Lomography Konstruktor F review: Build your own 35mm film SLR

Specialists in film photography, Lomography has always sought to make photography fun again, rather than developing the sharpest lenses or providing the most detailed images. In other words, it’s almost the exact opposite of most other camera manufacturers, eager to push the envelope and get photographers to spend more on their new, improved and more capable products.

It’s safe to say that ‘Lomo’ cameras relied on lo-fi, Heath Robinson-style, plastic cog-powered charm as a selling tool, rather than the very latest technology. So what if the resulting images are a little fuzzy or the colors look a little weird, when it comes to the overall “experience”?

Taking this decidedly analog approach one step further, or perhaps a little higher, is the Lomography Konstrukor. This is a 35mm film SLR, the brand’s first. There is only one problem, or “challenge”; it arrives as a plastic kit. Yes, just like those model airplanes and those robots we bonded together in our youth. Luckily, there’s no need to glue this one, as the disparate parts snap together or are assembled using the included screws and tightly wound springs. So, are you ready for the challenge?

Main characteristics

(Image credit: Gavin Stoker/Digital Camera World)

We have to say that the packaging of the Lomography Konstructor F looks great for the affordable asking price, and will appeal to an audience that enjoys crafting, as well as model making and photography. The initial idea and inspiration, at least, seems solid. Like a piece of origami, the interlocking, interlocking cardboard box design unfolds to reveal the neatly compartmentalized components before us. We can imagine huge gift potential for the photo enthusiast or treehouse enthusiast in your life – even if it’s you, yourself.

So we tried building. Lomography says it can take an hour or two, “usually.” We quickly discovered that the instructions in its glossy booklet did not match 100% with the parts presented in front of us. Some had been pre-assembled, and therefore lacked the plastic frame on which they were expected to be found. We easily lost five to ten minutes to figure this out.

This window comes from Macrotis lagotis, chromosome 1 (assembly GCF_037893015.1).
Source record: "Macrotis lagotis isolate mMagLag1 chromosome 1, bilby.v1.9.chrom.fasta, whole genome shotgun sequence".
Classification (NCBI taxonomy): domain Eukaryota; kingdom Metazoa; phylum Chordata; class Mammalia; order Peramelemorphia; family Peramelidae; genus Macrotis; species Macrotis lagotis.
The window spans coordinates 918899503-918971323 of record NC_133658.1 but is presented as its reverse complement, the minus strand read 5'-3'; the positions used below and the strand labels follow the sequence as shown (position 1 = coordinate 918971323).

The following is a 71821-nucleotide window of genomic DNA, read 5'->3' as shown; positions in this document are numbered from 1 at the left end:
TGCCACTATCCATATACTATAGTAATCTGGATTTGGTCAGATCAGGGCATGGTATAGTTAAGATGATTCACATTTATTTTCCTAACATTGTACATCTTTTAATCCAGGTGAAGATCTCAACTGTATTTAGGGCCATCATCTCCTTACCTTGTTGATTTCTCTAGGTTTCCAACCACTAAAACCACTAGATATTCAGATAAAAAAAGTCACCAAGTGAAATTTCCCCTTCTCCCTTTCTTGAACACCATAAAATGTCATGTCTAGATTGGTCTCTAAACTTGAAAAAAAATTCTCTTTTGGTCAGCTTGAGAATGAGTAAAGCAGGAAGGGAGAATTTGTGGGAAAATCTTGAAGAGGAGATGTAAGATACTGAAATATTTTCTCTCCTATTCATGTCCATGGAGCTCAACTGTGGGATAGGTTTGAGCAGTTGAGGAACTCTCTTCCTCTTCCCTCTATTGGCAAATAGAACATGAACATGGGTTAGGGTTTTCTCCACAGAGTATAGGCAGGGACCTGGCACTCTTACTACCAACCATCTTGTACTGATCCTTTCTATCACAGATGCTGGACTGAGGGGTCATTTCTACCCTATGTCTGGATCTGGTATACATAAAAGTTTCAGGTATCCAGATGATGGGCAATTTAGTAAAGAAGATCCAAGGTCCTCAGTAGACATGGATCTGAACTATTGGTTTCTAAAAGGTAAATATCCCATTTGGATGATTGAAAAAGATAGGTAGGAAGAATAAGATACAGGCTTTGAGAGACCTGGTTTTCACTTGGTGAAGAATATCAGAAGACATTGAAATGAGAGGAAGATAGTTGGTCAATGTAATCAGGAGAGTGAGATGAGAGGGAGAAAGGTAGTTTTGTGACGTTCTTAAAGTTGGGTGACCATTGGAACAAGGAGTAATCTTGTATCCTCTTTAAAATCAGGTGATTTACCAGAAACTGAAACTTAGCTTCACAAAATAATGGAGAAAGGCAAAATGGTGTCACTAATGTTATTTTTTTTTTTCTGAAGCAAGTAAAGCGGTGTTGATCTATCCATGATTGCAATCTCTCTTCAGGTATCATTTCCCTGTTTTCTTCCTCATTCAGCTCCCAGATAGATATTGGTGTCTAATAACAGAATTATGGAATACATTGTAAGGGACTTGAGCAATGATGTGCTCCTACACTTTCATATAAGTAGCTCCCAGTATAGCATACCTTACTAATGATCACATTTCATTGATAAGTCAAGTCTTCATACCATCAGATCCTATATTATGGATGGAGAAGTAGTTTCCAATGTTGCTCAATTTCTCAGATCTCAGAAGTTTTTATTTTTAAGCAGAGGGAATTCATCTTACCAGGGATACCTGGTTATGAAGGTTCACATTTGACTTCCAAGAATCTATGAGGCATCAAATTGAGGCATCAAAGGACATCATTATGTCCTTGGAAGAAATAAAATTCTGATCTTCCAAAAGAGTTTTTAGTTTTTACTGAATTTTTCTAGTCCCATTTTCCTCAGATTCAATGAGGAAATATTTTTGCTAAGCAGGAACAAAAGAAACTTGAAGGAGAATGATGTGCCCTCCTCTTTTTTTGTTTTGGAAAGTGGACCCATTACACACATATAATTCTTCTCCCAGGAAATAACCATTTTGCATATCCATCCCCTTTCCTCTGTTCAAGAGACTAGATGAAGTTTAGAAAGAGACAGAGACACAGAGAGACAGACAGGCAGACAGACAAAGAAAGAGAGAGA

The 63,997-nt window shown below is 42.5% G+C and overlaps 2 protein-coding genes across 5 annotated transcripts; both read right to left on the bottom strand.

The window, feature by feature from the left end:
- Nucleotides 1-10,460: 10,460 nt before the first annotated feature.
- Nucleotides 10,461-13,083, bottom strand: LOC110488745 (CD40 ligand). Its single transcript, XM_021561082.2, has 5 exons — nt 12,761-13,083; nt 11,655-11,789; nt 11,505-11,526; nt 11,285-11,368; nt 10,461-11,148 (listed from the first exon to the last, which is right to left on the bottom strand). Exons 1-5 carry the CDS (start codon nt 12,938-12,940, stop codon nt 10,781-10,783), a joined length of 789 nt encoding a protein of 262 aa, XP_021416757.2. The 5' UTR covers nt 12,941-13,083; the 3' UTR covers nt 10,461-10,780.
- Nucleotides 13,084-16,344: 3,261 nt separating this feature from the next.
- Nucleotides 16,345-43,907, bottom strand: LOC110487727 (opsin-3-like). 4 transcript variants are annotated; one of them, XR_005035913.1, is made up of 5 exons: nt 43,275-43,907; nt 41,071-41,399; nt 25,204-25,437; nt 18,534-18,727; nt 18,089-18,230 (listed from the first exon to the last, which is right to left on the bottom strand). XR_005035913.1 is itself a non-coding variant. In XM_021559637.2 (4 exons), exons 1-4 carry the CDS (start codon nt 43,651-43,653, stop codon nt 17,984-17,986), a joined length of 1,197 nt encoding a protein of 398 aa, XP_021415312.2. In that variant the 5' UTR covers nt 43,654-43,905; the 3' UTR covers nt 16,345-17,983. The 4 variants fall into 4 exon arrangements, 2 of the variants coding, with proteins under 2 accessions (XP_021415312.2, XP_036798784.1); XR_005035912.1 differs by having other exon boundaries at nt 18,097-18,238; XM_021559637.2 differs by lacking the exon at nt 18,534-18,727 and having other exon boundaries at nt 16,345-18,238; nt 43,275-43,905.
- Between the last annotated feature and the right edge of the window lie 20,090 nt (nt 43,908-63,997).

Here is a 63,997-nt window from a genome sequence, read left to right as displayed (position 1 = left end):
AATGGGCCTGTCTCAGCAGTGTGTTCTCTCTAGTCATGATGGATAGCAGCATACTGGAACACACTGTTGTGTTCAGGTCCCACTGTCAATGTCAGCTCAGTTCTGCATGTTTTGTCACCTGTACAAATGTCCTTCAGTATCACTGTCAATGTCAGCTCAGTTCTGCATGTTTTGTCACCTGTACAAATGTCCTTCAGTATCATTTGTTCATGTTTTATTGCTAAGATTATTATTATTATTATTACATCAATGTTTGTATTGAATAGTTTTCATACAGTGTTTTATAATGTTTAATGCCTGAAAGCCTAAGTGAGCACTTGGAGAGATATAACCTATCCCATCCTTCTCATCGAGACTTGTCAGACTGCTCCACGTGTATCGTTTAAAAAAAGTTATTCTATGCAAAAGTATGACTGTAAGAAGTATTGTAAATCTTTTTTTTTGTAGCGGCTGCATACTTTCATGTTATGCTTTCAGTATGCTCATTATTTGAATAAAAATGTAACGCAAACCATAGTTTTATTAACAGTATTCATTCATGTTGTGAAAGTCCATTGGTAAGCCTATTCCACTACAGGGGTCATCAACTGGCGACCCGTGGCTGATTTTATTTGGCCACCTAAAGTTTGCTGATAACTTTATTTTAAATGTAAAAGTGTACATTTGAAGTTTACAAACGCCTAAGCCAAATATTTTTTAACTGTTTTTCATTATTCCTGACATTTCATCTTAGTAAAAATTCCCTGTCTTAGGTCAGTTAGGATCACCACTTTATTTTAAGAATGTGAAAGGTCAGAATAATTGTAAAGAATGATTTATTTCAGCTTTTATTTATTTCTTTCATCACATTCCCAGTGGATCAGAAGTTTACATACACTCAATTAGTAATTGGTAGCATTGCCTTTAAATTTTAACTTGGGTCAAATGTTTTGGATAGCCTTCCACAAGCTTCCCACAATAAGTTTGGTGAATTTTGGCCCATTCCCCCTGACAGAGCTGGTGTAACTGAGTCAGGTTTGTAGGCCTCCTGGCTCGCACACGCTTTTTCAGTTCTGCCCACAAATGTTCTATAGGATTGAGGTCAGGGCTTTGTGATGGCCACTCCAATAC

(Image credit: Gavin Stoker/Digital Camera World)

Fortunately, a metal screwdriver is supplied ready to use for applying the tiny screws provided for assembly, eliminating the need for glue, which would have made certain construction steps impossible to undo and redo with finesse. And yet, trying to tell a tiny black metal screw a few millimeters long from another equally tiny black metal screw proved tricky, if not impossible – and in the end, we hoped it wouldn’t do much difference anyway.

For unclear reasons, one plastic frame of camera parts is labeled with the A prefix, while the second frame has parts labeled with the P prefix. All parts referenced with the “B” prefix in the instruction manuals are not on any frame, however, and are loose in the box. This is initially unexplained and requires some detective work on the part of the assembler, trying to match the disparate parts as best they can with the small pictures shown in the manual. Again, this lengthens the process while also stretching the assembler’s patience – especially if you’re eager to do it in a particular amount of time you’ve set aside.

Construction

(Image credit: Gavin Stoker/Digital Camera World)

While the box claims the Lomography Konstruktor F can be assembled as a working SLR example in two hours, we spent more than double that to build the camera. The ability to rush things came down to us being aware at every step that we were trying to build a camera that eventually would be needed to work. This meant making sure we followed the instructions as closely as possible – to avoid having to redo certain steps. Even then, we found ourselves having to loosen and re-tighten the screws a few times, as some plastic parts didn’t gel as well as we would have liked. It’s safe to say that a lot of patience is required, with various parts so small and delicate that working within a set timeframe just isn’t an option.

Lomography Konstruktor

(Image credit: Gavin Stoker/Digital Camera World)

A particular kick is that once the camera is finished, one realizes that no film rolls are included in the box with the Konstruktor. It would have been a good idea for Lomography to include a roll or two, although that did bump up the original price a bit. It’s like getting a toy when you were a kid and couldn’t play with it or test it right away because batteries aren’t included. Or maybe the manufacturer suspects that the build is such a challenge that ending up with a fully functional camera will prove impossible for many.